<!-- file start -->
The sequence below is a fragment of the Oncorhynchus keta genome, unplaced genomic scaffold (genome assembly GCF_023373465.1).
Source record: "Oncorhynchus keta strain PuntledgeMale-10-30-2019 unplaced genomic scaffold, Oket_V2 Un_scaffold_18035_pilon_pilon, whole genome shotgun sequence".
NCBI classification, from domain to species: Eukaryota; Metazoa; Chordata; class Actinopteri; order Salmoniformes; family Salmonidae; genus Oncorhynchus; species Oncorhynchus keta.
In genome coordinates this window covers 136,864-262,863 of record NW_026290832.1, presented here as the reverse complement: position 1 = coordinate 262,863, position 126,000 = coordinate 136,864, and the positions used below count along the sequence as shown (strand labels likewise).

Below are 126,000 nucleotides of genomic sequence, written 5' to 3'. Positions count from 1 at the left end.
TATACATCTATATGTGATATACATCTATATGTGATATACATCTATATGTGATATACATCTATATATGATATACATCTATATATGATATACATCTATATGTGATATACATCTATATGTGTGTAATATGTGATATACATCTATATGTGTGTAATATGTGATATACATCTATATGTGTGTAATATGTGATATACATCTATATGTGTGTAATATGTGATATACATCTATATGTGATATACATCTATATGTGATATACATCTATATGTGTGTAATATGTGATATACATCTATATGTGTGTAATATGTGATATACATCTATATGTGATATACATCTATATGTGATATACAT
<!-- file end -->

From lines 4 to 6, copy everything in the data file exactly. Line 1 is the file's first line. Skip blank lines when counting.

In genome coordinates this window covers 136,864-262,863 of record NW_026290832.1, presented here as the reverse complement: position 1 = coordinate 262,863, position 126,000 = coordinate 136,864, and the positions used below count along the sequence as shown (strand labels likewise).

Below are 126,000 nucleotides of genomic sequence, written 5' to 3'. Positions count from 1 at the left end.
TATACATCTATATGTGATATACATCTATATGTGATATACATCTATATGTGATATACATCTATATATGATATACATCTATATATGATATACATCTATATGTGATATACATCTATATGTGTGTAATATGTGATATACATCTATATGTGTGTAATATGTGATATACATCTATATGTGTGTAATATGTGATATACATCTATATGTGTGTAATATGTGATATACATCTATATGTGATATACATCTATATGTGATATACATCTATATGTGTGTAATATGTGATATACATCTATATGTGTGTAATATGTGATATACATCTATATGTGATATACATCTATATGTGATATACAT